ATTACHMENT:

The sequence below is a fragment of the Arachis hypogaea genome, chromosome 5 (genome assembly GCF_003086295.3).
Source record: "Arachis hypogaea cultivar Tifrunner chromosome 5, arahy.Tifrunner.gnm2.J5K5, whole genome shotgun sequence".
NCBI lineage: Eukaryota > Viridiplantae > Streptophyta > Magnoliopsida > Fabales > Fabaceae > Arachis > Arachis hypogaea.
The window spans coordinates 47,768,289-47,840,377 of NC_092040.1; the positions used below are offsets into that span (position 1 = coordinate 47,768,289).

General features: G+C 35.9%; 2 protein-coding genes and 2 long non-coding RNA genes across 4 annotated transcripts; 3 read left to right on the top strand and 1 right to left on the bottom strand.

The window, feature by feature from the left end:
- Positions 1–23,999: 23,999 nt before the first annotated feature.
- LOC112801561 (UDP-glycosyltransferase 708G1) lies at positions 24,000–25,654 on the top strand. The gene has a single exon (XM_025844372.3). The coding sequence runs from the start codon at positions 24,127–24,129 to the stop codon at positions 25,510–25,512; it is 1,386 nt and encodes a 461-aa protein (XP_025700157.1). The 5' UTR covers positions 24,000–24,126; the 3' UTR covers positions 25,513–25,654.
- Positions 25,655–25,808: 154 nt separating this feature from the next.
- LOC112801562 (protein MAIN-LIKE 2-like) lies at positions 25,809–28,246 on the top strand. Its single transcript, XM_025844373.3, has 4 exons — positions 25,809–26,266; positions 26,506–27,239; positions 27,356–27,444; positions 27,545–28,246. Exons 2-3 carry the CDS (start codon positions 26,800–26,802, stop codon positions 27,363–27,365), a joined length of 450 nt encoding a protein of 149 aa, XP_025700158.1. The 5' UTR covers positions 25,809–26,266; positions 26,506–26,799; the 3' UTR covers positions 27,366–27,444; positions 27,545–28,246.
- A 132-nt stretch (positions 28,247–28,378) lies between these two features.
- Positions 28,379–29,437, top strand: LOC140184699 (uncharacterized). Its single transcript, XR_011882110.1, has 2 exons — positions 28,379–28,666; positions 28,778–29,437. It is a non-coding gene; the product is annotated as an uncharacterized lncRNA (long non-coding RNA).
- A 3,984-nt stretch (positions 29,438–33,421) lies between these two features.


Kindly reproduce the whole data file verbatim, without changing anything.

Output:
The sequence below is a fragment of the Arachis hypogaea genome, chromosome 5 (genome assembly GCF_003086295.3).
Source record: "Arachis hypogaea cultivar Tifrunner chromosome 5, arahy.Tifrunner.gnm2.J5K5, whole genome shotgun sequence".
NCBI lineage: Eukaryota > Viridiplantae > Streptophyta > Magnoliopsida > Fabales > Fabaceae > Arachis > Arachis hypogaea.
The window spans coordinates 47,768,289-47,840,377 of NC_092040.1; the positions used below are offsets into that span (position 1 = coordinate 47,768,289).

General features: G+C 35.9%; 2 protein-coding genes and 2 long non-coding RNA genes across 4 annotated transcripts; 3 read left to right on the top strand and 1 right to left on the bottom strand.

The window, feature by feature from the left end:
- Positions 1–23,999: 23,999 nt before the first annotated feature.
- LOC112801561 (UDP-glycosyltransferase 708G1) lies at positions 24,000–25,654 on the top strand. The gene has a single exon (XM_025844372.3). The coding sequence runs from the start codon at positions 24,127–24,129 to the stop codon at positions 25,510–25,512; it is 1,386 nt and encodes a 461-aa protein (XP_025700157.1). The 5' UTR covers positions 24,000–24,126; the 3' UTR covers positions 25,513–25,654.
- Positions 25,655–25,808: 154 nt separating this feature from the next.
- LOC112801562 (protein MAIN-LIKE 2-like) lies at positions 25,809–28,246 on the top strand. Its single transcript, XM_025844373.3, has 4 exons — positions 25,809–26,266; positions 26,506–27,239; positions 27,356–27,444; positions 27,545–28,246. Exons 2-3 carry the CDS (start codon positions 26,800–26,802, stop codon positions 27,363–27,365), a joined length of 450 nt encoding a protein of 149 aa, XP_025700158.1. The 5' UTR covers positions 25,809–26,266; positions 26,506–26,799; the 3' UTR covers positions 27,366–27,444; positions 27,545–28,246.
- A 132-nt stretch (positions 28,247–28,378) lies between these two features.
- Positions 28,379–29,437, top strand: LOC140184699 (uncharacterized). Its single transcript, XR_011882110.1, has 2 exons — positions 28,379–28,666; positions 28,778–29,437. It is a non-coding gene; the product is annotated as an uncharacterized lncRNA (long non-coding RNA).
- A 3,984-nt stretch (positions 29,438–33,421) lies between these two features.